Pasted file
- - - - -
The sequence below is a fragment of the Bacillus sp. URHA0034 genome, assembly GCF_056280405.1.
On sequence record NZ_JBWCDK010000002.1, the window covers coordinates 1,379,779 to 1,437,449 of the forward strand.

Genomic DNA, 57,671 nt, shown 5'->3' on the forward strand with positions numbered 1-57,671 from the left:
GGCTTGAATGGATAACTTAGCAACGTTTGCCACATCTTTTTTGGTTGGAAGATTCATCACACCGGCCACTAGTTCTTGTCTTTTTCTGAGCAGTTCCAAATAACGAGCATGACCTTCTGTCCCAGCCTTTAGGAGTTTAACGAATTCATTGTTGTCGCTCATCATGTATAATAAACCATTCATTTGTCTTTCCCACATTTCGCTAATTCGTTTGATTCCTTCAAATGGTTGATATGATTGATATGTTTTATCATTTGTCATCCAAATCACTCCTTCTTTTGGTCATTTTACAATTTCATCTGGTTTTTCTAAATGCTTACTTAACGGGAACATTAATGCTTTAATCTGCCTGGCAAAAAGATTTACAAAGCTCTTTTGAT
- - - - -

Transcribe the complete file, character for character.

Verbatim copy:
The sequence below is a fragment of the Bacillus sp. URHA0034 genome, assembly GCF_056280405.1.
On sequence record NZ_JBWCDK010000002.1, the window covers coordinates 1,379,779 to 1,437,449 of the forward strand.

Genomic DNA, 57,671 nt, shown 5'->3' on the forward strand with positions numbered 1-57,671 from the left:
GGCTTGAATGGATAACTTAGCAACGTTTGCCACATCTTTTTTGGTTGGAAGATTCATCACACCGGCCACTAGTTCTTGTCTTTTTCTGAGCAGTTCCAAATAACGAGCATGACCTTCTGTCCCAGCCTTTAGGAGTTTAACGAATTCATTGTTGTCGCTCATCATGTATAATAAACCATTCATTTGTCTTTCCCACATTTCGCTAATTCGTTTGATTCCTTCAAATGGTTGATATGATTGATATGTTTTATCATTTGTCATCCAAATCACTCCTTCTTTTGGTCATTTTACAATTTCATCTGGTTTTTCTAAATGCTTACTTAACGGGAACATTAATGCTTTAATCTGCCTGGCAAAAAGATTTACAAAGCTCTTTTGAT